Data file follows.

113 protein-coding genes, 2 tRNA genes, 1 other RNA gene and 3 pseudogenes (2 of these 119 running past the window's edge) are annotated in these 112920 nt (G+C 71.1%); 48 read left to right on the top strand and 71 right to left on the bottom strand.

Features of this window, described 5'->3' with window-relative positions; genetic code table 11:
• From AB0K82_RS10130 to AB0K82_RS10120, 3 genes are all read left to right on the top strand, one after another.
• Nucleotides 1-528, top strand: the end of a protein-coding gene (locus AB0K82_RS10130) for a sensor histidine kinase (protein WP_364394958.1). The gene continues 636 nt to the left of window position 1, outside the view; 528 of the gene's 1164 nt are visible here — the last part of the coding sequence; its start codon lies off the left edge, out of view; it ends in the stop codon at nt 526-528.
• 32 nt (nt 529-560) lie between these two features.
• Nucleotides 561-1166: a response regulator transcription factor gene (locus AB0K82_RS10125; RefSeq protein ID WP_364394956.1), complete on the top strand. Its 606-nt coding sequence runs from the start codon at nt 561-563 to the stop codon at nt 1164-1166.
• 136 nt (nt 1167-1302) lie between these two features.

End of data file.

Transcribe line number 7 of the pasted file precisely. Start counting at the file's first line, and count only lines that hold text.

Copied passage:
• 136 nt (nt 1167-1302) lie between these two features.